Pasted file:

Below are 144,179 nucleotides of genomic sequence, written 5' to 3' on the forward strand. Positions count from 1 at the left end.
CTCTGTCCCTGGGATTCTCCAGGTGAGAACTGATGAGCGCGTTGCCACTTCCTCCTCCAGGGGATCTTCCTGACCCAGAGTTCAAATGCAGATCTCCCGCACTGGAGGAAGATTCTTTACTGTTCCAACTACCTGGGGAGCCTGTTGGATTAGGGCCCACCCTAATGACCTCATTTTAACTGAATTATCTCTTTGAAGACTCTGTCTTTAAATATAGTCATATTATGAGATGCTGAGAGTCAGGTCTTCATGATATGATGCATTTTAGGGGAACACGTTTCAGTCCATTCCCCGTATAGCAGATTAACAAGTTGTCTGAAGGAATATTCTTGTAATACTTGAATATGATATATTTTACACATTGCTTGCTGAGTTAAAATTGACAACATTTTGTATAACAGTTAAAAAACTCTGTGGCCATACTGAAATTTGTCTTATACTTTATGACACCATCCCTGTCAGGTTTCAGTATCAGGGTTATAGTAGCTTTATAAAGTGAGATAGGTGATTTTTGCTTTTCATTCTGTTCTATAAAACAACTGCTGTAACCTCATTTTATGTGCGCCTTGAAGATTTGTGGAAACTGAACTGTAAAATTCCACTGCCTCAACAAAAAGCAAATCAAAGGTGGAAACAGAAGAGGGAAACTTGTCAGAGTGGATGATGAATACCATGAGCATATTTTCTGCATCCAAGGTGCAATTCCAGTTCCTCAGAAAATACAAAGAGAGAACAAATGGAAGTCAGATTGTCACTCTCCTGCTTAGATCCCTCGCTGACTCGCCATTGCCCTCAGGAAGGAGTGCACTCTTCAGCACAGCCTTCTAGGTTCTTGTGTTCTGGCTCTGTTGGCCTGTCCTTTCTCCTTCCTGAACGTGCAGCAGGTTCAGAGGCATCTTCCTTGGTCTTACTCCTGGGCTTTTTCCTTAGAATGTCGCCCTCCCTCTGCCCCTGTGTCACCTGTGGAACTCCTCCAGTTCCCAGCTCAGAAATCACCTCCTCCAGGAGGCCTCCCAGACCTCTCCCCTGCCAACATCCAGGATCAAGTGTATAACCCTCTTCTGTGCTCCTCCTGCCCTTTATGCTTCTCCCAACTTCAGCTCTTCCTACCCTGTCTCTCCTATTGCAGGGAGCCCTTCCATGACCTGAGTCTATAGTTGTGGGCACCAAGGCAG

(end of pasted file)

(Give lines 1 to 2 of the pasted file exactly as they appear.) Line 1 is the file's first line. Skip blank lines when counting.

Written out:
Below are 144,179 nucleotides of genomic sequence, written 5' to 3' on the forward strand. Positions count from 1 at the left end.
CTCTGTCCCTGGGATTCTCCAGGTGAGAACTGATGAGCGCGTTGCCACTTCCTCCTCCAGGGGATCTTCCTGACCCAGAGTTCAAATGCAGATCTCCCGCACTGGAGGAAGATTCTTTACTGTTCCAACTACCTGGGGAGCCTGTTGGATTAGGGCCCACCCTAATGACCTCATTTTAACTGAATTATCTCTTTGAAGACTCTGTCTTTAAATATAGTCATATTATGAGATGCTGAGAGTCAGGTCTTCATGATATGATGCATTTTAGGGGAACACGTTTCAGTCCATTCCCCGTATAGCAGATTAACAAGTTGTCTGAAGGAATATTCTTGTAATACTTGAATATGATATATTTTACACATTGCTTGCTGAGTTAAAATTGACAACATTTTGTATAACAGTTAAAAAACTCTGTGGCCATACTGAAATTTGTCTTATACTTTATGACACCATCCCTGTCAGGTTTCAGTATCAGGGTTATAGTAGCTTTATAAAGTGAGATAGGTGATTTTTGCTTTTCATTCTGTTCTATAAAACAACTGCTGTAACCTCATTTTATGTGCGCCTTGAAGATTTGTGGAAACTGAACTGTAAAATTCCACTGCCTCAACAAAAAGCAAATCAAAGGTGGAAACAGAAGAGGGAAACTTGTCAGAGTGGATGATGAATACCATGAGCATATTTTCTGCATCCAAGGTGCAATTCCAGTTCCTCAGAAAATACAAAGAGAGAACAAATGGAAGTCAGATTGTCACTCTCCTGCTTAGATCCCTCGCTGACTCGCCATTGCCCTCAGGAAGGAGTGCACTCTTCAGCACAGCCTTCTAGGTTCTTGTGTTCTGGCTCTGTTGGCCTGTCCTTTCTCCTTCCTGAACGTGCAGCAGGTTCAGAGGCATCTTCCTTGGTCTTACTCCTGGGCTTTTTCCTTAGAATGTCGCCCTCCCTCTGCCCCTGTGTCACCTGTGGAACTCCTCCAGTTCCCAGCTCAGAAATCACCTCCTCCAGGAGGCCTCCCAGACCTCTCCCCTGCCAACATCCAGGATCAAGTGTATAACCCTCTTCTGTGCTCCTCCTGCCCTTTATGCTTCTCCCAACTTCAGCTCTTCCTACCCTGTCTCTCCTATTGCAGGGAGCCCTTCCATGACCTGAGTCTATAGTTGTGGGCACCAAGGCAG